At the time, Faiza discovered the only option to register her business, Dots and Curves, with the Ministry of Trade and Commerce was to create a company with a Qatari partner and split the ownership 51/49. “There was nothing for small scale businesses,” she says. “What they think of as ‘small business’ can be considered as a big-scale business for us!” Over time, the legal requirements of running a small business in Qatar evolved. In 2016, there was a development that allowed small Qatari businesses to operate from their homes, but there was still little for expat-run, small-scale businesses.
Faiza went first to Bedaya, a community organisation offering free advice to home-based businesses and small start-ups. “I wanted to be assured I [wasn’t] doing anything wrong,” she explains. The people at Bedaya explained that artists need not register with the Ministry because of their unique products and low profits. Then, she was approached by Mahara, an arts organisation that facilitates registration for businesses like Faiza’s. She also discovered Qatar Foundation’s Education City Marketplace, a legal and fully registered electronic platform for promoting and selling handmade creations and art.
Today, Dots and Curves is registered through Mahara and Education City Marketplace, and Faiza is busy growing her business. She does worry if the rules will change in future, leaving her unable to operate but, despite this, she’s glad she found a way to make things work. Her pieces have proved popular even through the pandemic, and her business is doing well. She continues to consider legal partnerships with people who value her art and the importance of connecting with her customers.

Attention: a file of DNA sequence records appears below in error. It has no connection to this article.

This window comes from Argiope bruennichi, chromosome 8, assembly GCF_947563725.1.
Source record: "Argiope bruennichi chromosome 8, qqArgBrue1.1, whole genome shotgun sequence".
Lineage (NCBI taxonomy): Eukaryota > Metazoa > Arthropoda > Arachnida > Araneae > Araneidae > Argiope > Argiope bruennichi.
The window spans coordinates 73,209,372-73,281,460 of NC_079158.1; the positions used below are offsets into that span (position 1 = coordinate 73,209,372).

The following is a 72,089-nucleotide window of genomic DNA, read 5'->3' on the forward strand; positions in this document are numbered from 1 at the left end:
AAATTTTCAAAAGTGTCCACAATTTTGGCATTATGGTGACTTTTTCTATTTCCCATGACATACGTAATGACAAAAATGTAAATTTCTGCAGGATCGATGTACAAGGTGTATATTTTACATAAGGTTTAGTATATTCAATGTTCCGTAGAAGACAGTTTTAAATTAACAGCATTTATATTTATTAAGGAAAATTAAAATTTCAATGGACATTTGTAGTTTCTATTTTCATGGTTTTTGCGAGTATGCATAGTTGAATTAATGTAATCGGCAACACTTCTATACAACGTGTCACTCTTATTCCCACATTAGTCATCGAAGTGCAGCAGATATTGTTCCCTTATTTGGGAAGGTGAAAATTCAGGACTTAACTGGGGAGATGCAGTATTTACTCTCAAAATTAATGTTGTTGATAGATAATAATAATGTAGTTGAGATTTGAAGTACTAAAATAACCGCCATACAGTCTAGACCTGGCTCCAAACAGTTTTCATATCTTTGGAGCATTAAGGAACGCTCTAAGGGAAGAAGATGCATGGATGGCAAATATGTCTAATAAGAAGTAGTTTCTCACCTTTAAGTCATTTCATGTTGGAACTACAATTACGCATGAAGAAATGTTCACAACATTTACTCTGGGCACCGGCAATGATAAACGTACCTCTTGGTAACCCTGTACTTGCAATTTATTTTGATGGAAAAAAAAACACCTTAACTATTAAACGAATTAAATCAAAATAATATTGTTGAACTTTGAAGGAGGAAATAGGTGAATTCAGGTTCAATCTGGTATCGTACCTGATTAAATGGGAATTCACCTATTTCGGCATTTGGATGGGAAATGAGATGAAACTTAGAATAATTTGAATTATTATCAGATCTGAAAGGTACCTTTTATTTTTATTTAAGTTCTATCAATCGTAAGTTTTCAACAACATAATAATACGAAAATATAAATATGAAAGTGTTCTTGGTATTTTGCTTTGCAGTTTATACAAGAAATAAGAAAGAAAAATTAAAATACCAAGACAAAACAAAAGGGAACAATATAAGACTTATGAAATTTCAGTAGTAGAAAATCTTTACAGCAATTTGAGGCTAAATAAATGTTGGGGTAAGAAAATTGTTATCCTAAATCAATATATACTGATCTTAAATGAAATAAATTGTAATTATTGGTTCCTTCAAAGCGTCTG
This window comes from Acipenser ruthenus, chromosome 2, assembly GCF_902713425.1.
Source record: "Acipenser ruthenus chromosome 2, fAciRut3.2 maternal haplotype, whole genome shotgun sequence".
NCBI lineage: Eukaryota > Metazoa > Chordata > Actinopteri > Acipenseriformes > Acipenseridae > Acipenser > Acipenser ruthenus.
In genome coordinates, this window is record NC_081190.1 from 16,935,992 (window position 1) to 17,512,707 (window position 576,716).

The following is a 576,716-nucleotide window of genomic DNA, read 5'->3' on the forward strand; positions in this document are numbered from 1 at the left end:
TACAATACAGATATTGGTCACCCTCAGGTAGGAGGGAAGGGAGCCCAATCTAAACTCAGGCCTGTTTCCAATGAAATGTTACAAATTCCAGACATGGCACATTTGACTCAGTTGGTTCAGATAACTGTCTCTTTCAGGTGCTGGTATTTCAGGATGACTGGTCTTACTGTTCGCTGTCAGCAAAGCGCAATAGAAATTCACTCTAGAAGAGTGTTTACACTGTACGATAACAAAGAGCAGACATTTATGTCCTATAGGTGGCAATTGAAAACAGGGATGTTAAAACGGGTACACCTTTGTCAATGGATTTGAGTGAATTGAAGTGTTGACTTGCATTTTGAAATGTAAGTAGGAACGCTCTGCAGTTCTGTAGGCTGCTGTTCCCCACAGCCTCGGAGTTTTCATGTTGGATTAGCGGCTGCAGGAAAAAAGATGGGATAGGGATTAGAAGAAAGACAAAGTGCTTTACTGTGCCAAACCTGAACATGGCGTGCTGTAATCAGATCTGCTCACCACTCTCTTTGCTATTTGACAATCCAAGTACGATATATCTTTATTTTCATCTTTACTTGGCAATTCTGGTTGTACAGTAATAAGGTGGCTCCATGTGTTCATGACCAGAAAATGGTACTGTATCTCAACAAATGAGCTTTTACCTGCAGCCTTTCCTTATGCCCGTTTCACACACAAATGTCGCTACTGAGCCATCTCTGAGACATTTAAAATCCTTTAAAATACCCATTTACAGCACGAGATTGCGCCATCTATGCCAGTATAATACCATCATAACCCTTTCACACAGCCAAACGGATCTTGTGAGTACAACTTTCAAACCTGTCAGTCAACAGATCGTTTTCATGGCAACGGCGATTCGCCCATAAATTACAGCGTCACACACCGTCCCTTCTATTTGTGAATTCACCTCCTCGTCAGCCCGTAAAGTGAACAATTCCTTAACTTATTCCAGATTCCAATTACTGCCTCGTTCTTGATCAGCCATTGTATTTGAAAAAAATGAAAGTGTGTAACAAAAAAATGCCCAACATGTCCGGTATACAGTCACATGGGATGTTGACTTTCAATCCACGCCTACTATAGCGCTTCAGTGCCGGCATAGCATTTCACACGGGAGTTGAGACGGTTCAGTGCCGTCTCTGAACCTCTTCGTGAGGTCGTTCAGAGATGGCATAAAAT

When asked what advice she has for anyone wanting to set up a small business in Qatar, Faiza recommends connecting with people who have gone through the process and can help navigate the regulations. She adds that businesses need a niche to stand out. Most importantly, she says finding something she enjoyed was critical to making the business a success. “It’s something that really makes me happy,” she comments. “It has made me more aware and connected to myself, more aligned to my values and principles.”
Faiza realises she’s fortunate to be able to enjoy the flexibility that comes with owning a small business. She has also learnt a lot about her own priorities. “I don’t know if I will go back to my [architecture] work,” she says. “It was more profitable, but I realise there is much value in doing something that makes me happier and offers me flexibility. For me, profit is not always financial.”
Faiza Nakib is an artist and designer, and the creator of Dots & Curves. Faiza’s original paintings, handmade home decor items, and fine art prints have been offered by Qatar Museums, Gift Shed, West Elm, Katara Art Center, Education City Marketplace, and local fairs and markets. QatART is running small markets in Katara again—check their Facebook page for details.